29/11/2010 – Governments must make their health care systems more efficient if they are to maintain quality of care without putting further stress on public finances, according to a new OECD report.

In Health Care Systems: Efficiency and Policy Settings, the OECD warns that cash-strapped governments no longer have the option of boosting spending to improve health outcomes, as they have done over the past several decades.

“Health care is now one of the largest government spending items, representing on average 15% of government spending across the OECD, and costs are still rising,” says OECD Secretary-General Angel Gurria. “The economic and financial crisis has weighed heavily on public finances, reinforcing the need to improve health care efficiency.”

The OECD report recognises that the sharp rise in health care spending – which has grown by more than 70% per capita in real terms since the early-1990s – led to steady improvements in health outcomes across the OECD. Life expectancy has increased by one year every four years, survival rates from diseases like cancer are up, and premature births and infant mortality have dropped dramatically.

However, cross-country comparative analysis highlights the uneven health care efficiency performance across the OECD countries.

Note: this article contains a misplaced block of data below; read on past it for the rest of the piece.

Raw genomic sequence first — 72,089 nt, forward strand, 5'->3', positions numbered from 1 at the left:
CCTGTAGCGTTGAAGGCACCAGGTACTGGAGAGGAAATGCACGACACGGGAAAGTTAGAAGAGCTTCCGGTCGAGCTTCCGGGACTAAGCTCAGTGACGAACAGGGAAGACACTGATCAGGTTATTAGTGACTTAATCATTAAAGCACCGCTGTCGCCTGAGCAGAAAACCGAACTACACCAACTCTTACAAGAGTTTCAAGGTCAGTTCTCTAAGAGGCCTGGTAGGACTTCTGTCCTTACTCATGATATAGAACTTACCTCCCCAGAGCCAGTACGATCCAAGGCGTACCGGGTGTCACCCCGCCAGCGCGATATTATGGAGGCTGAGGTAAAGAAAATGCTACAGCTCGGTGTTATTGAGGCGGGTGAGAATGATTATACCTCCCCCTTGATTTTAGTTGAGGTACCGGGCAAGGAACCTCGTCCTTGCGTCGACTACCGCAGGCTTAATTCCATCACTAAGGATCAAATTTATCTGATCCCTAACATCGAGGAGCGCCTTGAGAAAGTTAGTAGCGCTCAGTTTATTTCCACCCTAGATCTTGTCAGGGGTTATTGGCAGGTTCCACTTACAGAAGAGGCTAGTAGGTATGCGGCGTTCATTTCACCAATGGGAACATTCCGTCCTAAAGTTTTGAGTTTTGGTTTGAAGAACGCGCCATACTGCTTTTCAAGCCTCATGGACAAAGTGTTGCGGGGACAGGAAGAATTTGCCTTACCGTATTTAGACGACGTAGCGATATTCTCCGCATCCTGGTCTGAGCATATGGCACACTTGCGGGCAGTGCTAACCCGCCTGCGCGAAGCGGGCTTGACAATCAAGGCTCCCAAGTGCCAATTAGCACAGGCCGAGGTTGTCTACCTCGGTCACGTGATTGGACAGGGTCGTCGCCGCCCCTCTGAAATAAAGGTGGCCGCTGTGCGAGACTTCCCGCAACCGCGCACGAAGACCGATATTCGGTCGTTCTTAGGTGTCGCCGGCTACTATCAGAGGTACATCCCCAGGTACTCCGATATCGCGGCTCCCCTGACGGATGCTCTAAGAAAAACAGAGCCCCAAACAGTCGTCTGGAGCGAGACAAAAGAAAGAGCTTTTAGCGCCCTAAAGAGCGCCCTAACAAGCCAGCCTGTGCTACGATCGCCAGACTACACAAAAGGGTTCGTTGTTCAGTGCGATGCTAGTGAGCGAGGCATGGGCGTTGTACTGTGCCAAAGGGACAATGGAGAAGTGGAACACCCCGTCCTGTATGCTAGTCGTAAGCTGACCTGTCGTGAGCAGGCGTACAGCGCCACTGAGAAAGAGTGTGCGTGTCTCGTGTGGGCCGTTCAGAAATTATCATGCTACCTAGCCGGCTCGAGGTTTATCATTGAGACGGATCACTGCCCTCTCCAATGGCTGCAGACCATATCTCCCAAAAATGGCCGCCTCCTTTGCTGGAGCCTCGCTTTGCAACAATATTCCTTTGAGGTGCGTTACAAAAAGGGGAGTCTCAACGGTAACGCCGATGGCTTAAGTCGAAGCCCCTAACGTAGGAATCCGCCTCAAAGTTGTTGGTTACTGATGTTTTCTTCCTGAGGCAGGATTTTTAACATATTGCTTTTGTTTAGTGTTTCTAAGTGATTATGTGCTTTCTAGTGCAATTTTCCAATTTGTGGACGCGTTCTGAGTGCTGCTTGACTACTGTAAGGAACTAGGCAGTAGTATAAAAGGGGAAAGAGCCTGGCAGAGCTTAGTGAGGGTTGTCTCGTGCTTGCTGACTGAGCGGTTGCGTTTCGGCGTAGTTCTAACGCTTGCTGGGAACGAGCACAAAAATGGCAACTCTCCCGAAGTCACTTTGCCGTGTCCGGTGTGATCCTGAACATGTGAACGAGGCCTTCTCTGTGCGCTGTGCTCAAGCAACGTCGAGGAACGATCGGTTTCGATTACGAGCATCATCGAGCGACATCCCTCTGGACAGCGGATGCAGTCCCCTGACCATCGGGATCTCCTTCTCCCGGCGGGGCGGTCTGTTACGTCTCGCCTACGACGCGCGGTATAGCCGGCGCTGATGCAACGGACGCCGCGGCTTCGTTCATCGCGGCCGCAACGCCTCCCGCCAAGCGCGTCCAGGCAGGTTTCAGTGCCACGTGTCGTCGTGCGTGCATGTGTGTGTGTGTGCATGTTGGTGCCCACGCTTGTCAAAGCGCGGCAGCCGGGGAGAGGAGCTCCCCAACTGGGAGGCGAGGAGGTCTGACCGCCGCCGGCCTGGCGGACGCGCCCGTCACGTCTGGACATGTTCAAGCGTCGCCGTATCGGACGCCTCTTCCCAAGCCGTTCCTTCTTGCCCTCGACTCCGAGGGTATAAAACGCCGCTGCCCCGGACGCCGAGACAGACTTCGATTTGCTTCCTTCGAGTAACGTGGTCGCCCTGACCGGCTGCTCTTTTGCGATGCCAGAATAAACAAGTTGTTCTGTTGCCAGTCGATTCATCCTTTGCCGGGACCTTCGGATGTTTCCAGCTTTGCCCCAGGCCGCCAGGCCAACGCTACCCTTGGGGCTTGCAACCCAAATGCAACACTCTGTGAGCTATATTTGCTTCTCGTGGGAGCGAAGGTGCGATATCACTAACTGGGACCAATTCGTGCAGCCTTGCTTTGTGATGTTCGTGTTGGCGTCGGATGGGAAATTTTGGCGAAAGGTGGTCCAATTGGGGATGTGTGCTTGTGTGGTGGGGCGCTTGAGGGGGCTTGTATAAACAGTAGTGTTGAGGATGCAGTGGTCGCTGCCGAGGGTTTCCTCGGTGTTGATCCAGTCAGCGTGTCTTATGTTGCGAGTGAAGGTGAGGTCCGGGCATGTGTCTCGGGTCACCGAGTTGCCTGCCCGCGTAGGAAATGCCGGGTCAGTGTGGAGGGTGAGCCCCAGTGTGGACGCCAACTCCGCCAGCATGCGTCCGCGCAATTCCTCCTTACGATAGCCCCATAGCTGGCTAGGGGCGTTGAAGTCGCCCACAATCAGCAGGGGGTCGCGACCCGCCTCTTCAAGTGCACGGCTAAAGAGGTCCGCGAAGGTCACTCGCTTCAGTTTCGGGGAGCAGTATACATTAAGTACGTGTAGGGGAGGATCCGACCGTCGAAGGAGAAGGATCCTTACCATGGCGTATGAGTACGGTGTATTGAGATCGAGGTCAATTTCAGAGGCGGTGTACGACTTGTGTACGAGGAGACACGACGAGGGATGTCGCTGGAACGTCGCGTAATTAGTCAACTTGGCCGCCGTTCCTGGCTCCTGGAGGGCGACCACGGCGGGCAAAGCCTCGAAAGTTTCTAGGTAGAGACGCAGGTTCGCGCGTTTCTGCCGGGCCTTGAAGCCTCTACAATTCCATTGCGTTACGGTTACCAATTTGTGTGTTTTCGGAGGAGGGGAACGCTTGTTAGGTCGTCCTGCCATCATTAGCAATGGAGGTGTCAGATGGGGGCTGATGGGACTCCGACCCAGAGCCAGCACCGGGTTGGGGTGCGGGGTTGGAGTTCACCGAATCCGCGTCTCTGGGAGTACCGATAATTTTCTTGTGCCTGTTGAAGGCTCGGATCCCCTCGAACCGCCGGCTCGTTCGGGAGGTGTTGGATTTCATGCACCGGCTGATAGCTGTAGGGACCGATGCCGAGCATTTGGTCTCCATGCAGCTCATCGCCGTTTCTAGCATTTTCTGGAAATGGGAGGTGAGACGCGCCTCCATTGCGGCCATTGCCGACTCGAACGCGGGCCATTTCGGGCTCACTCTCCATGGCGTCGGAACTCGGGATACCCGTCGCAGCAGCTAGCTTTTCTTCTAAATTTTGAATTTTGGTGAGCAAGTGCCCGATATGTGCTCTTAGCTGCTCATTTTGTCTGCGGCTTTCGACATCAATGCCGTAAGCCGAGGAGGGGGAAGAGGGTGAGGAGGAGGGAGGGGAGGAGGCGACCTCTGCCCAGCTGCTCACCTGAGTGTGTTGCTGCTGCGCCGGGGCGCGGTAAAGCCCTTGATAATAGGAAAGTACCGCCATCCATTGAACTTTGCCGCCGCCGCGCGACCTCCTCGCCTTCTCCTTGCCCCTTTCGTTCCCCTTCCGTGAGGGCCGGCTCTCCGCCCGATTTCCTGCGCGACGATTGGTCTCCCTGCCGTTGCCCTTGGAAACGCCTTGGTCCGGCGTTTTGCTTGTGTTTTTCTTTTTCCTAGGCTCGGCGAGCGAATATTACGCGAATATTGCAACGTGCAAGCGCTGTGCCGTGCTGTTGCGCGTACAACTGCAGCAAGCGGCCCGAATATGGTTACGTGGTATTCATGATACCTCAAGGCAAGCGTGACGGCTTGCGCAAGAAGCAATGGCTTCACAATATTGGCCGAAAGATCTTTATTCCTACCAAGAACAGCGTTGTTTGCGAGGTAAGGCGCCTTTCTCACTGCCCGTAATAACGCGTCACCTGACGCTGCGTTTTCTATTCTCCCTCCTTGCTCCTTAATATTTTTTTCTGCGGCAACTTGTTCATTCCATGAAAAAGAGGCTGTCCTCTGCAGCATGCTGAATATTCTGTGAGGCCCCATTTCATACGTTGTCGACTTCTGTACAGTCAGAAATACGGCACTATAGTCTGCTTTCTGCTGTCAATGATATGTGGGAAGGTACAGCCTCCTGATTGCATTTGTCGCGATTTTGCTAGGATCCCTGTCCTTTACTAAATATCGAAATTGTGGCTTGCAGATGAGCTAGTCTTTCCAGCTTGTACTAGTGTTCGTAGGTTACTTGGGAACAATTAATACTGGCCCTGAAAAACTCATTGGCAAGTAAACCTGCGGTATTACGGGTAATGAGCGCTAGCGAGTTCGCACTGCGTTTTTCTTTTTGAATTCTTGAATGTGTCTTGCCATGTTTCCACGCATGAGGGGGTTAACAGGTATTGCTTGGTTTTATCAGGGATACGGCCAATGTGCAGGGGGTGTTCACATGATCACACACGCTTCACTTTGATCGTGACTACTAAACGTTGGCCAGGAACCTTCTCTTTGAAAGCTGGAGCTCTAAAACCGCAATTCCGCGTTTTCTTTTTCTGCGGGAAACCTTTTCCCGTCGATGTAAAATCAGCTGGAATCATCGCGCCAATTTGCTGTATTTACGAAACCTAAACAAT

Australia, Japan, Korea, Switzerland and Iceland get the best health outcomes for money spent. Denmark, Greece, Hungary, the Slovak Republic and the United States have the widest margin for improving health outcomes without increasing spending.

Exploiting efficiency gains would allow countries to continue improving the quality of care while holding costs constant, according to the report. Adoption of best practices could reduce costs by nearly 2% of GDP by 2017 across the OECD, as compared to a no-reform scenario, while savings could be above 3% of GDP in Greece, Ireland and the United Kingdom.

If all countries were to become as efficient as the best performers, life expectancy at birth could be raised by more than two years on average across the OECD area, without any increased  health care spending. By way of comparison, a 10% increase in health care spending would only increase life expectancy by three to four months, if the extent of inefficiency remains unchanged.

The new report is based on a unique health care policy data set gathered from 29 OECD countries, which are grouped into six newly-defined types of health care systems, ranging from those that rely principally on private insurance and markets to those where governments take the lead. The report investigates the links between policy choices and health system efficiency and makes specific suggestions for improvements on a country-by-country basis.

The main findings and country reports are available here. The full report is available to journalists in English on the OECD's password-protected website.

Further information is available from Isabelle Joumard, Senior Economist, Tel.: +33 1 45 24 90 97, e-mail:; or Peter Hoeller, Head of Division, Tel.: +33 1 45 24 87 82, e-mail: